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I have a system like shown in the diagramdiagram

where 2 robots having differential drive are physically constrained together. Traditionally for a single robot, we find the Instantaneous center of curvature (ICC) by equating the "omega" for both wheels. That would work since there are 2 equations (the relationship between the wheel velocities and angular velocity) and 2 unknowns (the distance of ICC from the center of the wheels and the angular velocity). However, in my system, there will be 4 equations and 2 unknowns. So should I solve it as an over-determined system? Or should I only consider the extreme cases, i.e. left most wheel speed for the left robot and rightmost wheel speed for the right robot? If neither approach is correct then how do I proceed?

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  • $\begingroup$ The diagram link is not working. You should embed the image, not link it. $\endgroup$
    – 50k4
    Dec 2 '20 at 10:27
  • $\begingroup$ The link just works fine for me. And thanks for the suggestion $\endgroup$
    – sevebebe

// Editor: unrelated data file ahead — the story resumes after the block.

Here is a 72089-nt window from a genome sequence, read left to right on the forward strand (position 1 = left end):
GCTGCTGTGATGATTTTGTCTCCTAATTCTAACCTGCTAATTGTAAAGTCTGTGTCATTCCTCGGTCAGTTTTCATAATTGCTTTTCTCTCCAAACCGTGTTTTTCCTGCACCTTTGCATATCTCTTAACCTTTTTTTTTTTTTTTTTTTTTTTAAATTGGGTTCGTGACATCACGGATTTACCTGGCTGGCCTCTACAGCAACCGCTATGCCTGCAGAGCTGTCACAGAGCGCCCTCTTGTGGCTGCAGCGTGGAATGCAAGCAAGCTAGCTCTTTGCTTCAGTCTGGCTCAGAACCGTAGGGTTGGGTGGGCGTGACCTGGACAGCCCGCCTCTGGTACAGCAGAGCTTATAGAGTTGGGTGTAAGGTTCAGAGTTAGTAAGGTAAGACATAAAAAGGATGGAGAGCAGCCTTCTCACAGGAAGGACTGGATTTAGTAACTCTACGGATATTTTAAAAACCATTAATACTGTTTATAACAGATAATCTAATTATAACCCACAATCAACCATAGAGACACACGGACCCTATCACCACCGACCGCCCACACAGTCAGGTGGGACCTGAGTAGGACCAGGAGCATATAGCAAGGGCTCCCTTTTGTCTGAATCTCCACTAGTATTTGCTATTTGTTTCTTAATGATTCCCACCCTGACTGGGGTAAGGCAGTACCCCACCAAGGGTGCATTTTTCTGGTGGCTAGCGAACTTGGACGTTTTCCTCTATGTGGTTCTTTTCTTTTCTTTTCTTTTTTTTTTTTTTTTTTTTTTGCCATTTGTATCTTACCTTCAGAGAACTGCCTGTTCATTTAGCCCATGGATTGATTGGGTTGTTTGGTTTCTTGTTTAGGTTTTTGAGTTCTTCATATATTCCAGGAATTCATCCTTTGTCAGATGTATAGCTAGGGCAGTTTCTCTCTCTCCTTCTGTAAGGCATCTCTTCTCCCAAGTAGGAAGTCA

Dec 2 '20 at 22:01
  • $\begingroup$ I believe JP Trevelyan solved this iteratively in the 1990s. Mark Rosheim also published on it (just going off the top of my head, though). $\endgroup$
    – SteveO
    Dec 3 '20 at 22:04
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You do not have an overdetermined system, you have an underdetermined or redundant system. There are multiple ways to deal with such systems, but all include adding further constraints or equations.

Simplest would be to consider an artificial coupling between the two subsystems. e.g. constrain the differential drives to have the same velocity vector. This way, you add two equations to the existing two equations and you have a fully defined system. Other ways of adding equations can also be considered.

Solving this as on optimization problem with a solver is also feasible. The cost function must be formulated. What is the function that should be minimized. This could be for e.g. deviation from the intended path/trajectory or similar.

EDIT:

After I managed to open the image you attached: I still do not think this system is overdetermined. I think you have 4 equations and 4 unknowns and you can solve for each. You can devise a generic formula for the rotational velocity of any wheel on the axis:

$V_i = f(\omega, d) = \omega \cdot d$

Where omega is the rotational velocity of the system around the ICC and d is the distance between the wheel and ICC. Just account for the distances between the wheels and it should be fine.

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